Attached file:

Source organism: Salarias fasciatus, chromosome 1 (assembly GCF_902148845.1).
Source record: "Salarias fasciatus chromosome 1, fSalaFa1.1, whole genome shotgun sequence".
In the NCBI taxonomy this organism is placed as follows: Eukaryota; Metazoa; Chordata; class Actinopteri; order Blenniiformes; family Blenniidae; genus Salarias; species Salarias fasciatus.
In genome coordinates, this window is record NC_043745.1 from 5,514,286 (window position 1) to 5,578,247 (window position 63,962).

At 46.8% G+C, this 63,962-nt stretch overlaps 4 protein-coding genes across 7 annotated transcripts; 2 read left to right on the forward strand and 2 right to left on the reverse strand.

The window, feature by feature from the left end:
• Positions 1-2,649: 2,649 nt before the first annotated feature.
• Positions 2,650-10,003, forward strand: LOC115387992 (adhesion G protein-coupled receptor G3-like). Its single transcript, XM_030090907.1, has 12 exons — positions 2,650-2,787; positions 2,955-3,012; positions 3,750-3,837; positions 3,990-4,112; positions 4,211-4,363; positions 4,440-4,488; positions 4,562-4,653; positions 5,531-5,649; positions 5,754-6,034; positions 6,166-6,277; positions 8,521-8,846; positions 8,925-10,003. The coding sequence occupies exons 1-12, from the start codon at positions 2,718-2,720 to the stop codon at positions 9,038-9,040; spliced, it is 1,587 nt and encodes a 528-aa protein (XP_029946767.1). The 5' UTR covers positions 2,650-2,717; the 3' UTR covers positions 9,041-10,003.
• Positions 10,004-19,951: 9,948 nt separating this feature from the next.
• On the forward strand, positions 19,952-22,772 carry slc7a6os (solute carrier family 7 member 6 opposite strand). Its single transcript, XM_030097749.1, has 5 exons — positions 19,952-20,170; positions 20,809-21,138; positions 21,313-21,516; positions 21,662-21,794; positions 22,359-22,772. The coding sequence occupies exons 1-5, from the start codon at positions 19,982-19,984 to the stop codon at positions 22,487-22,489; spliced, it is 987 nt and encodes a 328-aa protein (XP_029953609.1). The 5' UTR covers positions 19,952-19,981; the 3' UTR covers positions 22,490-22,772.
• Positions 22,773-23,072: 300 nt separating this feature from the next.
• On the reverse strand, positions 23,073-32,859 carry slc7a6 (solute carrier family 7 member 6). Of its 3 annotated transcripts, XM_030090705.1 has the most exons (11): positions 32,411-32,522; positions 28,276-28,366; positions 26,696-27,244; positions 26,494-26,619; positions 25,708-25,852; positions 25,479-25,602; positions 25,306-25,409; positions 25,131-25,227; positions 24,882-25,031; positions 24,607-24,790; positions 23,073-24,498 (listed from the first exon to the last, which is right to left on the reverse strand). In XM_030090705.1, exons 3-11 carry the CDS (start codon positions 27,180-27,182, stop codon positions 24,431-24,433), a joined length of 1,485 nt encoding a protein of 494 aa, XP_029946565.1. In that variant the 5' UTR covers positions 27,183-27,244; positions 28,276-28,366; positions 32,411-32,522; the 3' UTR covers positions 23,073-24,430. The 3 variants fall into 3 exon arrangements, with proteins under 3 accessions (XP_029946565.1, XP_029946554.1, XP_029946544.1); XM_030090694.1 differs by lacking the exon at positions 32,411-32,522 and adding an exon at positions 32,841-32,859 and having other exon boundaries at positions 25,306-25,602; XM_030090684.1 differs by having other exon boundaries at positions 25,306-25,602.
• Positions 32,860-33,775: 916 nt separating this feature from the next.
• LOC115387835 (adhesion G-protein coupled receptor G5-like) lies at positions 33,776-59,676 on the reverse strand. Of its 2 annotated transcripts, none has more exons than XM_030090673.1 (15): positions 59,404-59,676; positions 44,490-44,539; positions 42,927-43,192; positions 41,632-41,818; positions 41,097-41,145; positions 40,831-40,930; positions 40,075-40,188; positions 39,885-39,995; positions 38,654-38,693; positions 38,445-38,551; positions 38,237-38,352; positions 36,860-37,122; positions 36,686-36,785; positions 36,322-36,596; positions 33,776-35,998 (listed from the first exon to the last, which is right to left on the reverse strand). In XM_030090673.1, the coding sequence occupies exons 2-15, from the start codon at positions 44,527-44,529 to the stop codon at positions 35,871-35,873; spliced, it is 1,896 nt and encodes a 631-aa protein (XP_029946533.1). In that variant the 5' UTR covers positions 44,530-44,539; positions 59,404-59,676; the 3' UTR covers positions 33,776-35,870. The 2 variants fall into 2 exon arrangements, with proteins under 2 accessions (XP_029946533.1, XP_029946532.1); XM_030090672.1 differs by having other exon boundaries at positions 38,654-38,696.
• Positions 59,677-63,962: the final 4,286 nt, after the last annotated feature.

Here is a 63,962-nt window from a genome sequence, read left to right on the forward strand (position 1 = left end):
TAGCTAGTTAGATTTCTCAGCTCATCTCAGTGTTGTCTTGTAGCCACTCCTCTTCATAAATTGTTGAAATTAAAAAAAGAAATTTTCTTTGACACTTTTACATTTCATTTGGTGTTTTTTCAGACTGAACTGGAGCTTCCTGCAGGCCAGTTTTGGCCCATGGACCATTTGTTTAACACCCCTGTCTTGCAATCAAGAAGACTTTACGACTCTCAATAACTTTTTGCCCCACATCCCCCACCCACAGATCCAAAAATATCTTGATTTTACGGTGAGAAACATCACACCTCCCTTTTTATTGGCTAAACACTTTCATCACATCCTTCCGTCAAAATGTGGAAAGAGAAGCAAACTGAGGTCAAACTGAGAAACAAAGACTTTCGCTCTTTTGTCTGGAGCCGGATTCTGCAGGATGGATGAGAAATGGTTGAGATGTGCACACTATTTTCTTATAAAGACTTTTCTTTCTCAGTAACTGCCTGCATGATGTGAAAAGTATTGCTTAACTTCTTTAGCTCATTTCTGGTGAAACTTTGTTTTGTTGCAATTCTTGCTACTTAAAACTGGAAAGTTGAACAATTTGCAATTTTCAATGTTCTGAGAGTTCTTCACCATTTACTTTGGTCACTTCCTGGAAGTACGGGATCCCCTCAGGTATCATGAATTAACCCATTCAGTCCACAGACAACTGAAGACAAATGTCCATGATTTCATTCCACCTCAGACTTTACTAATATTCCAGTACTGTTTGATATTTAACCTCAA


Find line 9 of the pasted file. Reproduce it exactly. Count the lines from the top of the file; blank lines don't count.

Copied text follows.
• Positions 10,004-19,951: 9,948 nt separating this feature from the next.